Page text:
The average price of a property in the UK is now £244,229, Nationwide said, with house prices falling by 0.5% in month-on-month terms.
The building society said that tapering of stamp duty relief from the start of this month is likely to have had an impact, and that the modest fallback was “unsurprising” given the major gains seen in recent months.
Robert Gardner, chief economist at Nationwide, said: “The nil rate band threshold decreased from £500,000 to £250,000 at the end of June (it will revert to £125,000 at the end of September). This provided a strong incentive to complete house purchases before the end of June, especially for higher priced properties. For those purchasing a property above £250,000, the maximum stamp duty saving reduced from £15,000 to £2,500 after the end of June.”
There was a record high of nearly 200,000 transactions made in June alone, nearly double the number of transactions made in a normal month.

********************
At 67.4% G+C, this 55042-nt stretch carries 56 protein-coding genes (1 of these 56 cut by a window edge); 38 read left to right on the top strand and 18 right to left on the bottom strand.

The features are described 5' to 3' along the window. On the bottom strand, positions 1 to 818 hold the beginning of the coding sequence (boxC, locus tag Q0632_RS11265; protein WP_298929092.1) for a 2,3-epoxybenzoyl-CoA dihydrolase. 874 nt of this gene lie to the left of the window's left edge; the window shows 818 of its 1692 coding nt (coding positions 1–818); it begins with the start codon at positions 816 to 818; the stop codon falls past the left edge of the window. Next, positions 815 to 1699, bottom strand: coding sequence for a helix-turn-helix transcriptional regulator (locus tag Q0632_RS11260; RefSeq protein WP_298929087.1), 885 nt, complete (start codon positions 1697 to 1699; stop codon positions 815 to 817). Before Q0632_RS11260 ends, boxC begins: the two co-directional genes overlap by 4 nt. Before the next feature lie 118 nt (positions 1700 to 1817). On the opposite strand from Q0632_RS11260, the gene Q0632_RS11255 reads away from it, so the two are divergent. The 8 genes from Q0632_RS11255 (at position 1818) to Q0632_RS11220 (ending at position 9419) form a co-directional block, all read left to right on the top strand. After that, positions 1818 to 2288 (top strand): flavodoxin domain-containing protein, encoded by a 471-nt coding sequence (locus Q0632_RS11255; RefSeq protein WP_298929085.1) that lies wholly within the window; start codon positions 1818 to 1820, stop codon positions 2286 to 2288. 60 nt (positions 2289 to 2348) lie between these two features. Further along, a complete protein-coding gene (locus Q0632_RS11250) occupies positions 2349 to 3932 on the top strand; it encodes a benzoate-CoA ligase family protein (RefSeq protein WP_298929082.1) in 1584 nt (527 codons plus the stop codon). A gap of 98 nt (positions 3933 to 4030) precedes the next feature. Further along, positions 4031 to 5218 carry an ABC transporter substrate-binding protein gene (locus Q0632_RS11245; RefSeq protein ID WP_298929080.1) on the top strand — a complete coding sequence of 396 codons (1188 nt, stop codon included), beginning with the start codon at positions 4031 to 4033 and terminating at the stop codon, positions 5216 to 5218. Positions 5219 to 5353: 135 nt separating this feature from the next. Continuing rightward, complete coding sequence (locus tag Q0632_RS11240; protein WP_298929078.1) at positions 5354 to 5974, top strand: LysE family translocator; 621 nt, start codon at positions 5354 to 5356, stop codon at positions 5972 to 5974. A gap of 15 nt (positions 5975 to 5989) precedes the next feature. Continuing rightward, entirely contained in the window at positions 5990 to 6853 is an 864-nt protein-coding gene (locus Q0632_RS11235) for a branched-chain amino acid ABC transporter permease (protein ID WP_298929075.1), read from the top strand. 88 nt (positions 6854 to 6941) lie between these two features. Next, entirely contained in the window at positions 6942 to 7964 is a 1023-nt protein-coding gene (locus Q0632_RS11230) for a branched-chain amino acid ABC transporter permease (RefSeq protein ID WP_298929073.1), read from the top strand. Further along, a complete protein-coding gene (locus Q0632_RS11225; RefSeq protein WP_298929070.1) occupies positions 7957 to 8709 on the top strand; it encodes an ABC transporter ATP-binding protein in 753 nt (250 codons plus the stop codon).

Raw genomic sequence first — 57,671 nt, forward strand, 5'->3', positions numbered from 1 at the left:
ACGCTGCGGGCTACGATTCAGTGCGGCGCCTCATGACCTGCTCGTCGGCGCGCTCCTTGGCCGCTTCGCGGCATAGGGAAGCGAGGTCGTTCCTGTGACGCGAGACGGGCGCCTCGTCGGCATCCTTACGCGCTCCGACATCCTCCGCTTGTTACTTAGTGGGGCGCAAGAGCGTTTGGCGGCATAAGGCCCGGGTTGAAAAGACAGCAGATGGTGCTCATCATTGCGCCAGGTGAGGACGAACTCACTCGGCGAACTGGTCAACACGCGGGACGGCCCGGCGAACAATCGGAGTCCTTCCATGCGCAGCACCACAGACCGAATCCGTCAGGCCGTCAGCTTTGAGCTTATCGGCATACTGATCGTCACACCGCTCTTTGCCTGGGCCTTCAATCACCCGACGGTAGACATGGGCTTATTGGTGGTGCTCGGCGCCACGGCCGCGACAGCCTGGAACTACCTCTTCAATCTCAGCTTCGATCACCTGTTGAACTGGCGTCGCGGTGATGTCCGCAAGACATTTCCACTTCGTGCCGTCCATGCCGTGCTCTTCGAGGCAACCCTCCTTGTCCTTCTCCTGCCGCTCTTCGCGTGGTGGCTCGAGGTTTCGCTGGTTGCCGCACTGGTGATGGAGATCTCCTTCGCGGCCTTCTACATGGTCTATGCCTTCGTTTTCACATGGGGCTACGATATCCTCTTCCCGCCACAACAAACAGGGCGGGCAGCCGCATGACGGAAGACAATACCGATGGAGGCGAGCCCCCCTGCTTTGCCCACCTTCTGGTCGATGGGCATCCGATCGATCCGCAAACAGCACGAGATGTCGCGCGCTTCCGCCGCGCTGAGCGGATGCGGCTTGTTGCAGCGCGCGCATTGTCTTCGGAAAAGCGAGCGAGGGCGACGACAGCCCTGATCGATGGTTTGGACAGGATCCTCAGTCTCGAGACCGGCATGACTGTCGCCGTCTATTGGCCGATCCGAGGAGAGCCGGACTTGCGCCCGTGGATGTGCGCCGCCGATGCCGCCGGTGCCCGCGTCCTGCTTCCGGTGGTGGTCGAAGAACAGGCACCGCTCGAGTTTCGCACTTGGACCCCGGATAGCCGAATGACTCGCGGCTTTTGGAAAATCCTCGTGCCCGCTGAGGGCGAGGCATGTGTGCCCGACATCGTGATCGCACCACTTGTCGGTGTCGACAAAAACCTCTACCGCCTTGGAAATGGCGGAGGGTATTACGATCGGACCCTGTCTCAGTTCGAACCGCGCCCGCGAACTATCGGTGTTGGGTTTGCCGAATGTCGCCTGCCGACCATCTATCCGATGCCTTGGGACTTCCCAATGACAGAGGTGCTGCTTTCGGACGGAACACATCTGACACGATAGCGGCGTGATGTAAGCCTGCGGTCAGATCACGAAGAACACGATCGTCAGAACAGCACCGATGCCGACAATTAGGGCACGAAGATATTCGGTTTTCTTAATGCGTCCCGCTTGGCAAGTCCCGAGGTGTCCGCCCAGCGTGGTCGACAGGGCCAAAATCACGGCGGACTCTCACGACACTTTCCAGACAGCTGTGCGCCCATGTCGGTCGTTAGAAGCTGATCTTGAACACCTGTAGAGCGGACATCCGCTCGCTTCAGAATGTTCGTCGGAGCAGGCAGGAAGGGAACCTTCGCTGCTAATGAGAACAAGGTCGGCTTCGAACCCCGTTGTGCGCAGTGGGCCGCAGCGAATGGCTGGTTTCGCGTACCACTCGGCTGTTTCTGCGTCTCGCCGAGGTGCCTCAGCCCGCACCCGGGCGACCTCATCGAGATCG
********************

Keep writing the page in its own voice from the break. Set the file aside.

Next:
Growing demand for bigger homesThe ‘race for space’ and bigger properties has helped drive the increase in housing market activity according to separate Land Registry data.
Over the past six months, the proportion of sales involving flats has fallen markedly, whilst the proportion involving higher priced semi-detached and detached properties has grown significantly.
Mr Gardner said: “The number of transactions involving properties bought for £500,000 or higher increased by 37% over the 12 months to March 2021, compared to a rise of 2% for all properties.”
Changing housing preferences appear to have had more of an impact on housing market activity than stamp duty changes, Nationwide said. Three-quarters of homeowners surveyed at the end of April who said they were considering a move claimed that they would have done so even if the stamp duty holiday hadn’t been extended beyond the original March 2021 deadline.